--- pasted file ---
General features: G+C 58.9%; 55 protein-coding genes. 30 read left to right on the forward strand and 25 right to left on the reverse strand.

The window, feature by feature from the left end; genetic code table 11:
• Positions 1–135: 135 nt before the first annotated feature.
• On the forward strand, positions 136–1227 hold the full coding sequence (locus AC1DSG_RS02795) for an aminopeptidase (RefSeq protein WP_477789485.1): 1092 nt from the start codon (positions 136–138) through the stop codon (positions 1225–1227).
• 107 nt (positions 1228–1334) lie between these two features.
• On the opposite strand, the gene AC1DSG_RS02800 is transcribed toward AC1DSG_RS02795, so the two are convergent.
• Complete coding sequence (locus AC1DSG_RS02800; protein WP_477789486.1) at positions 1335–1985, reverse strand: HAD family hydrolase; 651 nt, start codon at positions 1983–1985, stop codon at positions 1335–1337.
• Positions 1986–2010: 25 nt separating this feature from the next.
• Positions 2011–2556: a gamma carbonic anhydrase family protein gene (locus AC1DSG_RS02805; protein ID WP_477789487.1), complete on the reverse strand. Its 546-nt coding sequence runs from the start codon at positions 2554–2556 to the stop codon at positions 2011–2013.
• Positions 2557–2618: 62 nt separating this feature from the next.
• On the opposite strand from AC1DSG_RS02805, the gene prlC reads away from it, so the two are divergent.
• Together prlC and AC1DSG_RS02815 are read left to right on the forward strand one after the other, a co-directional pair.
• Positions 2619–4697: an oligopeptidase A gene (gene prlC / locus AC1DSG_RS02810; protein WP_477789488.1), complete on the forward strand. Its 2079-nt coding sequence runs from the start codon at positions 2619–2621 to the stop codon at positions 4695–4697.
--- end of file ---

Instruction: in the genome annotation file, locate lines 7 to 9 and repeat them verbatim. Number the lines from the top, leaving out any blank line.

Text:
• Complete coding sequence (locus AC1DSG_RS02800; protein WP_477789486.1) at positions 1335–1985, reverse strand: HAD family hydrolase; 651 nt, start codon at positions 1983–1985, stop codon at positions 1335–1337.
• Positions 1986–2010: 25 nt separating this feature from the next.
• Positions 2011–2556: a gamma carbonic anhydrase family protein gene (locus AC1DSG_RS02805; protein ID WP_477789487.1), complete on the reverse strand. Its 546-nt coding sequence runs from the start codon at positions 2554–2556 to the stop codon at positions 2011–2013.